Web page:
Can twins have two different blood types if they have the same father?
-A curious adult from Tennessee
October 24, 2013
Yes definitely if they are fraternal twins and, although much less common, it is also even possible if they are identical twins. In fact mom, dad and twins could all end up with different blood types!
Fraternal twins really aren’t any different than two siblings (except they happened to share the same womb at the same time). Each of these twins is the result of a separate egg being fertilized by a separate sperm. So whatever is true for brothers and sisters, is true for fraternal twins too. And since brothers and sisters can have different blood types, so too can fraternal twins.
It is a different story if the twins are identical. Identical twins come from the same egg and the same sperm and so share nearly identical DNA. For identical twins to have different blood types, something needs to happen to one twin’s DNA.
Small changes in DNA can and do happen so identical twins do have a few differences. What makes them having different blood types so rare is that the changes have to be in just the right place out of over six billion different possible places. The odds are very much against this happening but still, it is theoretically possible.
What I’ll do for the rest of the answer is go through a bit about how blood type is passed on by imagining an AB mom and an O dad. That will explain how fraternal twins might have different blood types. Then I will give an example about how identical twins might have different blood types.
Fraternal Twins with Different Blood Types
What blood type you have is determined by your genes. For the discussion here we will focus on the ABO gene.
The ABO gene is responsible for the usual blood types that people talk about—A, B, AB, and O. (There are other genes involved in you having positive or negative blood, the Duffy blood type and so on. Our discussion here for the ABO gene works for these other blood types as well.)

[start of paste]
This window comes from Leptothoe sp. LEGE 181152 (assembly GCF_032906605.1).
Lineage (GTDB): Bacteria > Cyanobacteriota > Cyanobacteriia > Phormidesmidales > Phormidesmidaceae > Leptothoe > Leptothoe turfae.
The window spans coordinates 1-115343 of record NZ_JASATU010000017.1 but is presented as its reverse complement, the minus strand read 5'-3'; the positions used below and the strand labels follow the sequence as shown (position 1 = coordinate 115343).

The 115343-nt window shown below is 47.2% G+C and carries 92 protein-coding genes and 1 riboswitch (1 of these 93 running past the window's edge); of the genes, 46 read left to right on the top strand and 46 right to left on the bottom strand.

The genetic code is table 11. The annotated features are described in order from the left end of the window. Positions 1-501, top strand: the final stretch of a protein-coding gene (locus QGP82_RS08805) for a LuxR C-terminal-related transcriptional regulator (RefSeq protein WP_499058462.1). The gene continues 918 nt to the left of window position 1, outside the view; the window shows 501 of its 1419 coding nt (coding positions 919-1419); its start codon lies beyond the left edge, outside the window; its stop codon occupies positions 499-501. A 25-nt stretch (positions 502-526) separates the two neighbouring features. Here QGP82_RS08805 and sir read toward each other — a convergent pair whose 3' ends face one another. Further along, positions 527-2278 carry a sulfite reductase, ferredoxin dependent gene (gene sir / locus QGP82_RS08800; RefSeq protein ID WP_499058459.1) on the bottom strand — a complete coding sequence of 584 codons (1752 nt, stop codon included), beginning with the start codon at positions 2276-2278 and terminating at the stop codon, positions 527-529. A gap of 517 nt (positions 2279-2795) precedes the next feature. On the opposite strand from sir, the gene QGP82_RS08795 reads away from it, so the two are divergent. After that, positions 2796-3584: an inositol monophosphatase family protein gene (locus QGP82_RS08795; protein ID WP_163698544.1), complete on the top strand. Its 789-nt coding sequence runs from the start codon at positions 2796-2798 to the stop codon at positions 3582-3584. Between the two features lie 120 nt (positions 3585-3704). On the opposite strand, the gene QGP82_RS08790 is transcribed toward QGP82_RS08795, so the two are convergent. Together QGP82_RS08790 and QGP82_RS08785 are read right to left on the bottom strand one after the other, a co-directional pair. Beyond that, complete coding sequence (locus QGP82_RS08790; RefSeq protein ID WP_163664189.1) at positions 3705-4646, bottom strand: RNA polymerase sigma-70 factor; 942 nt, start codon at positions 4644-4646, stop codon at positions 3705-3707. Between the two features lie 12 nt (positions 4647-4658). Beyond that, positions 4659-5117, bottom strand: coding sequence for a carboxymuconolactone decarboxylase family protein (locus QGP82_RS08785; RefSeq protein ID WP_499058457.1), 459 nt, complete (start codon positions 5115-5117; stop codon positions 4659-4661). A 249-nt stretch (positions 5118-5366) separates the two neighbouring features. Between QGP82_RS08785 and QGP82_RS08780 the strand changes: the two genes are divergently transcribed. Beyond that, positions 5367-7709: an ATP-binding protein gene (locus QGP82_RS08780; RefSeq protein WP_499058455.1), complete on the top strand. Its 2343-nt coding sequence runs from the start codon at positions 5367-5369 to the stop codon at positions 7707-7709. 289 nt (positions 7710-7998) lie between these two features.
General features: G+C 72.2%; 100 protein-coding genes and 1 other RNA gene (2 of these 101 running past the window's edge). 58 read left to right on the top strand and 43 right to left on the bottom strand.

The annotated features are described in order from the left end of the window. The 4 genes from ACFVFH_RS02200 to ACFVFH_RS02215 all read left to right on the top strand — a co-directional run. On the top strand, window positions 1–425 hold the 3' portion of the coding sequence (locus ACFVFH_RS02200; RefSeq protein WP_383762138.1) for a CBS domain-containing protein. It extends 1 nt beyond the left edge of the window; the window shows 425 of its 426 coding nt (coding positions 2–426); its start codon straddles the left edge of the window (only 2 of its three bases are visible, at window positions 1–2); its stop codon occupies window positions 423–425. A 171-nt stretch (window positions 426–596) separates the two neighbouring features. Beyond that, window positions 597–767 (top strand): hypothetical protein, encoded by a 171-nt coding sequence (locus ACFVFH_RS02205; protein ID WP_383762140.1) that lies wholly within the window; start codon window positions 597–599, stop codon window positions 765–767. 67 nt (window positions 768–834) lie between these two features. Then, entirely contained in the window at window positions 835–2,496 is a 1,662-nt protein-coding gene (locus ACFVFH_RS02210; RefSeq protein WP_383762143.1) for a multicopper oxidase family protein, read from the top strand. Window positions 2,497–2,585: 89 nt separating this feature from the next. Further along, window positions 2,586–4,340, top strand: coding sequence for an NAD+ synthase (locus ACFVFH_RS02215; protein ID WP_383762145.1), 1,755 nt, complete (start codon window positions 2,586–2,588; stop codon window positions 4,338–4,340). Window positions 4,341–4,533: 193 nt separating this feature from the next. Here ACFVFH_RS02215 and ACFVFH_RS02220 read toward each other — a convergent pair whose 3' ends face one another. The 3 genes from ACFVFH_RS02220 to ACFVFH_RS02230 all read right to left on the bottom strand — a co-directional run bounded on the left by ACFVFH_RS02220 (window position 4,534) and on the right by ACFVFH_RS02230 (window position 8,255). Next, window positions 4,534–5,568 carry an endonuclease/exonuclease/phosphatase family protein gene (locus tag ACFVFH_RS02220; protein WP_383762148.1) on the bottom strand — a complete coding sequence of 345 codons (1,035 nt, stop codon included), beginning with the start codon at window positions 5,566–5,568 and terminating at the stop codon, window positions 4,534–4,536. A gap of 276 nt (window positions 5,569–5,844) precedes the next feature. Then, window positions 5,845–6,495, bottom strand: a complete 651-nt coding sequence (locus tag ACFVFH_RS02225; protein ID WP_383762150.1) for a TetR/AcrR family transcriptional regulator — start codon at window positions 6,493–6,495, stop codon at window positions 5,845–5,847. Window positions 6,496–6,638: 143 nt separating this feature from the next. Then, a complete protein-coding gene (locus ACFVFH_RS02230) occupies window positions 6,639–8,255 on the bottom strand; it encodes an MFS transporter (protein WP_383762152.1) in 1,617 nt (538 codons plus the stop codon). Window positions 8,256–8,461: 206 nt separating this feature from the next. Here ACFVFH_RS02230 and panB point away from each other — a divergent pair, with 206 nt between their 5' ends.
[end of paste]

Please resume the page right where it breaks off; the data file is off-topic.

The ABO gene comes in three different versions, A, B and O. To understand how this makes four different blood types, we need to remember one more thing—we have two copies of each of our genes, one from mom and one from dad. This is true of the ABO gene as well.
With two copies and three versions, you get the following six possibilities:
Even though there are six possible combinations, there are only four blood types. Here they are:
One of the first things that pops out at me is that O is silent if it is with A or B. In other words, both AO and AA are A blood type and both BO and BB are B blood type.
In genetics, when a version is hidden like this it is called recessive. The A and B versions are, in this case, dominant. So A and B are dominant over the recessive O.
The other thing to notice is that if you have an A and a B, you have AB blood type. In this case, neither A nor B is dominant or recessive. Geneticists call this codominant.
OK, enough basic genetics! Let’s get to our example.
Imagine an AB mom and an O dad. Genetically mom has an A copy and a B copy and dad has two O copies.
Each parent will pass one of their copies to their child. With each child, there is a 50% chance for ending up with copy 1 and a 50% chance for ending up with copy 2.
A Punnett square is a relatively straightforward way to figure out the possibilities. In a Punnett square, you make a table that has one parent’s copies on top and the other parent’s along the side. For our example here, you’d get:
The next step is to match up the various boxes. So in the first box, we get an A from mom and an O from dad as follows: